And the third thing is the worst of all. At the end of most chapters, there is a short Jedi lesson, usually one to three pages. It usually involves telling you to stop what you're doing and meditate, often while having something throw soft objects at you. I'm not even kidding. Tell me how that is helpful or even entertaining. Okay, so the book is obviously trying to place the most emphasis on the Jedi training aspect of this story. Okay. That is important. But applicability, applicability is the problem. Star Wars can be applicable to a person's real life in the themes that it presents, not in lessons about meditating. If you want children to learn something from a story, make the themes about patience, kindness, understanding, and resisting negative impulses very clear. Don't try and bottle them into weird activities--that involve the throwing objects (I'm picturing a sock or pillow knocking over a lamp or a naughty friend/relative throwing a not as soft object--did no one find these suggestions a liability?). And anyway, this isn't supposed to be an activity book. You have children sitting with a book in their hands and you really want them to put that book down to throw things at each other instead? Really? Let's not mention what teachers will do if any children ask them if they can perform these activities during class reading time. And anyway, even if you do ignore the activities in the lessons (which I imagine most people will. Even if some children want to do them at first, there are so many and they're all basically the same that I can't see everyone doing all of them), then you still have all that wasted space that could have been spent on the story instead.

The book wasn't all bad. But the good passages were far outweighed by the mediocre ones. I always felt like there was a wall between me and the story and so I could never really get into it. (The problem is not that it is written for children: some of my favorite books are children's books, some of which I read for the first time as an adult.) This book was very disappointing.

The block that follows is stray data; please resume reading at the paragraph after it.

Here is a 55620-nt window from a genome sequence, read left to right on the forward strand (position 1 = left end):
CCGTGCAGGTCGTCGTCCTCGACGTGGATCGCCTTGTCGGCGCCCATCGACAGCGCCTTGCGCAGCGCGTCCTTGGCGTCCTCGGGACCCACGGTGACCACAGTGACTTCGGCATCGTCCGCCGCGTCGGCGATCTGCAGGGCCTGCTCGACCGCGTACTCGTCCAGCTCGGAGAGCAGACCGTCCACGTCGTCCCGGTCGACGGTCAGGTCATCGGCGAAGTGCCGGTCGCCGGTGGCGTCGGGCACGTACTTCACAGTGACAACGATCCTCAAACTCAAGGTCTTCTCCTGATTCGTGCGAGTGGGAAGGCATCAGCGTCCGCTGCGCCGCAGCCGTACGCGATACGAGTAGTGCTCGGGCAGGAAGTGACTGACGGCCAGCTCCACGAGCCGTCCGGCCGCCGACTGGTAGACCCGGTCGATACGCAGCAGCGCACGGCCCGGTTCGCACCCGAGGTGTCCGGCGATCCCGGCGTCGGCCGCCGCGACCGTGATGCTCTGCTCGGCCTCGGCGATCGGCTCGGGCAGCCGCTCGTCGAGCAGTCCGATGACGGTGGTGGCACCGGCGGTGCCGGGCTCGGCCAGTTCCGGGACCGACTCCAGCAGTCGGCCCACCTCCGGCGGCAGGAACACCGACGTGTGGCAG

Monday, November 16, 2015

Writing Adventures: Part 1

I have a confession for you all: I'm a writer and not just of blog posts. It has come to my attention that I am crazy (or perhaps overly cautious is the word) for not making some of those blog posts about writing; or maybe the timing just wasn't quite right yet. But it is now. I'd like this new series to come at intervals, updating you on what I've been doing. But first I have to update you on what I have been doing up until now.

Way back during my senior year of high school I started to get this image (of a tree, that is) that I wanted to put down in writing and so I thought I would use it for a scholarship that involved writing a piece of short fiction. So I wrote out this little tableau and I edited it and I tried to get a whole theme and story into it. But as I worked, I realized that I was constraining the image too much by trying to stay within the (fairly short) word count required by the scholarship. So I decided to throw away the idea of using it for the scholarship and let it just grow as much as it wanted.

I worked a little bit on it during the rest of senior year. And then I graduated and went off to college and became a bit more busy. So I was never putting full time work into this piece of writing, but I would return to it now and then and add a scene or another image. I tried to put the date on most of what I wrote because I thought it might be interesting, later on, to see exactly when I wrote particular sections. I would handwrite everything, often on the blank backs of old papers that I didn't need anymore.

I started writing a second narrator and then decided that the two narrators could be put together. Then I added a third narrator. And it all kept growing, tiny piece by tiny piece.

Eventually I typed up all of what I had so far, printed it all (on four pages per sheet so as not to waste paper), and then cut out each individual section and started arranging everything in chronological order on the floor.